July 2, 1999
By Daniel H. Muñoz
Republican Party Responds to the Passage of $2.8 Billion in Bonds
Last week the Democratic controlled Assembly announced the passage of $2.8 Billion in bonds, scheduled for voter approval in the year 2000. This week Republican Assemblyman Howard Ka-loogian responded by stating that it is time the Assembly learn to live within a budget and stop indebting our children and mortgaging their future.
Kaloogian stated in his June 25 newsletter "The Kaloogian Insider": "It's time to end this borrowing binge. If crime labs need renovation, budget for it. If we want more parks and open space, dedicate money for it. That is the work of the Legislature, making tough choices among competing good ideas for the limited resources of the state. The easy choice is to take more money from you (the public) through bonds and surplus taxes. It takes self-control to live on a budget. Sadly, the tax-and-spend advocates in Sacramento have proven that is the one item they don't have in surplus."
Kaloogian went on to point out that last year's $9.1 billion school bond would end up costing $16 billion by the time it is paid off. And that the state already has $57 billion in long-term debt and another $3 billion in short-term debt.
Kaloogian also took a shot Assembly Bill 1059, sponsored by Assemblywoman Denise Ducheny, labeling the bill as "back door" bilingualism. AB 1059 will mandate that colleges and universities must certify that all new teachers can teach specifically to "English learners."
"AB 1059 contains a fatal assumption - all new teachers will be instructing English-deficient students. This is simply not true. All students need to learn, but not all students start out with English as a second language. Forcing universities to concentrate their curriculum to a certain category of students is naive and wrong," stated Kaloogian.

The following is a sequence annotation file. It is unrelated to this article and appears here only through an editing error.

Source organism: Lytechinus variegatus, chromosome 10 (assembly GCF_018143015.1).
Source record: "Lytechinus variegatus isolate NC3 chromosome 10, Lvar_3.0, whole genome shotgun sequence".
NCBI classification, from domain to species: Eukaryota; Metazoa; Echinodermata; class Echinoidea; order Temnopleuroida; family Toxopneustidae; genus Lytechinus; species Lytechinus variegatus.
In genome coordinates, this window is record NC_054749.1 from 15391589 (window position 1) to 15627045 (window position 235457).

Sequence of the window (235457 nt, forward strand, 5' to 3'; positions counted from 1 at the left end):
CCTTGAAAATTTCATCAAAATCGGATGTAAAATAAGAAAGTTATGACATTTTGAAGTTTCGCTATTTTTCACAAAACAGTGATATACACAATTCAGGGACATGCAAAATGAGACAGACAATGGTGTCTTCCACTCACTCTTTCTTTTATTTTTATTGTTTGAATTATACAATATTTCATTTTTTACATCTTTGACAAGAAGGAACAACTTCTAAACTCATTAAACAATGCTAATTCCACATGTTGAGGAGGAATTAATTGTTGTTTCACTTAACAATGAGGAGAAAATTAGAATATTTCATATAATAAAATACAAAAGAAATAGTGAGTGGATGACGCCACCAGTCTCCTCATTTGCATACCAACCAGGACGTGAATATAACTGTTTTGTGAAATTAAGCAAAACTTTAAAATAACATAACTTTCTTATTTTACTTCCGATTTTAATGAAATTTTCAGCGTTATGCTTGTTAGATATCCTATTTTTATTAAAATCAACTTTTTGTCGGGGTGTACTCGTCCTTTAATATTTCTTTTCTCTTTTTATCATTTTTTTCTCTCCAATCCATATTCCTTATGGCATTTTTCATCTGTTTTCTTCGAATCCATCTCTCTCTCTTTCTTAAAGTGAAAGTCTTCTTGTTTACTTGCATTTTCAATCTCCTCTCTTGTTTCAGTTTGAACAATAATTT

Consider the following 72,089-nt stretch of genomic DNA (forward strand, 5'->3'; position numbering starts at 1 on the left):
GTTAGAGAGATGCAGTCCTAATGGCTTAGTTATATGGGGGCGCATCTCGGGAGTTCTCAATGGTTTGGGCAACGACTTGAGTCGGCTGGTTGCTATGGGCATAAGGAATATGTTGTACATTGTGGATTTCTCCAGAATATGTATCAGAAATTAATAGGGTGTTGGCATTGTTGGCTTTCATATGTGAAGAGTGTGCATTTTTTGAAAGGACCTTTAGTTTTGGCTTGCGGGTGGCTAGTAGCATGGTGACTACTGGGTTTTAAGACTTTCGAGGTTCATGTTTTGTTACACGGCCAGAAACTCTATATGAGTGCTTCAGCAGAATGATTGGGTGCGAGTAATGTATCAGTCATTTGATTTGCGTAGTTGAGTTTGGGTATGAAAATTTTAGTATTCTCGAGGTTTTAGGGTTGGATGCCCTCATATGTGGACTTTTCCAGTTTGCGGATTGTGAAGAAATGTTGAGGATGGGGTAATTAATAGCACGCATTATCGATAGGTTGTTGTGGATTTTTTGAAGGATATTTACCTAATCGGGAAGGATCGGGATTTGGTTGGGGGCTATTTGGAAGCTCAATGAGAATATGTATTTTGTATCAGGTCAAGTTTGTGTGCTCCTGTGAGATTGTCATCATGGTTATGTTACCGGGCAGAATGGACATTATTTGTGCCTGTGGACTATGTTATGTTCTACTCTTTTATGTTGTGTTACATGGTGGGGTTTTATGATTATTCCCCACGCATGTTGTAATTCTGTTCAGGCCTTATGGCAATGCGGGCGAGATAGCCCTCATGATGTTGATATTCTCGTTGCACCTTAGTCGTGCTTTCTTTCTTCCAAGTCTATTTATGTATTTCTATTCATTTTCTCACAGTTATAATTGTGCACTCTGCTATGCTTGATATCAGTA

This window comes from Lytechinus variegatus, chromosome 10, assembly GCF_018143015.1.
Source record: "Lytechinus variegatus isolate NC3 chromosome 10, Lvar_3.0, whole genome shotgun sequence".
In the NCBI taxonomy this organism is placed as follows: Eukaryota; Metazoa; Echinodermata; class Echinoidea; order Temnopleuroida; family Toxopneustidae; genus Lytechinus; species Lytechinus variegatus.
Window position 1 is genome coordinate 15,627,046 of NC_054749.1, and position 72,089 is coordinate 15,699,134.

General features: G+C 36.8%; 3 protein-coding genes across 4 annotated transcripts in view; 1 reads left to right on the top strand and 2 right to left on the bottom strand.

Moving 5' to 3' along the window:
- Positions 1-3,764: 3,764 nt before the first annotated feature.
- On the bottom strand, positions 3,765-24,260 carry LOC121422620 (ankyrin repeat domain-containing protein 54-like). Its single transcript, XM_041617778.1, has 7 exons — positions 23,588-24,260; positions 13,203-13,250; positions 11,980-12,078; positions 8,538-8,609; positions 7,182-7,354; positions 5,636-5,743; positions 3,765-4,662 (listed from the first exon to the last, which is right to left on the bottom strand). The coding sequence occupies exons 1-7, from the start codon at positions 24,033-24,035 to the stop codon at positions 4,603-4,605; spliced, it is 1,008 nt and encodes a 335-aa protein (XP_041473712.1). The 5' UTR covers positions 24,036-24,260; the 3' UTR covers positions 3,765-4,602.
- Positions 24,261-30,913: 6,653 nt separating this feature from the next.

Bush Wooing Hispanic Voters
George W. Bush started out his first presidential swing through California at the Del Mar Fair, in the "Plaza de Mexico" exhibit. The impact of the Hispanic vote and the chasm created by the anti-Mexican policies of Pete Wilson are not lost on Bush.
In order to overcome the misgivings Hispanics have with Republicans following the battles over illegal immigration, affirmative action and bilingual education, Bush has appointed Margita Thompson, who is Hispanic and speaks Spanish, to his California effort.
Hispanics make up 15 percent of the electorate in California and nationally, 5 percent of the voting public is Hispanic, constituting the fastest growing electorate group.
Governor Davis Wishy-Washy on Affirmative Action?
Los Angeles -- Gov. Gray Davis ended the governor's role in a lawsuit filed by his predeccesor, Pete Wilson, which seeks to enforce Prop. 209, ending affirmative action programs in government. At the same time he has continued an executive order Wilson issued that blocks the state from monitoring the ethnic and gender diversity among the contractors it hires.
Civil rights groups have challenged the executive order in court, with Davis assuming Wilson's former role as the defendant in that suit. Earlier this month, a state appellate court ruled against the civil rights groups. Now they face a problemeither take Davis to the state Supreme Court or persuade him to rescind the order.
So far, Davis has not responded to their pleas.
Civil rights leaders are beginning to question Davis' commitment to live up to his campaigns promise to be a racial healer.
Term Limits Once Again Being Challenged
Sacramento -- A legislative committee approved a plan to give local voters the choice of repealing or keeping term limits on the Senators and Assembly members they send to the Legislature.
This action, by the Assembly Elections Committee, is the latest attempt by lawmakers to rewrite portions of Prop. 140, to limit terms in office.
Without debate, the committee approved a proposed constitutional amendment that would enable voters in individual Assembly and Senate districts to choose whether to retain or repeal term limits in legislative elections. In addition, the proposal would restore pensions to state lawmakers, a perk also abolished by Prop. 140.
If approved by the Legislature it would go before voters on the March 2000 ballot.
Alatorre Era Comes to an End
Los Angeles -- June 30 marked the end of Los Angeles City Councilman Richard Ala-torre's political career, after 28 years, and the end of a pioneering era of Latino leadership.
Alattorre, one of California's most powerful Latino lawmakers, career comes to an end under a cloud. Alatorre is the target of a federal corruption investigation and he recently tested positive for cocaine.
Alattorre rose up from the streets of Eastside of L.A., to become one of the pioneer leaders of Latino politics, blazing the trail by which other Hispanics followed.
Alatorre, a consummate insider and key deal-maker, know for his expensive suites and profane language, has accepted a $100,001-a-year job as a member of the state Unemployment Insurance Appeals Board.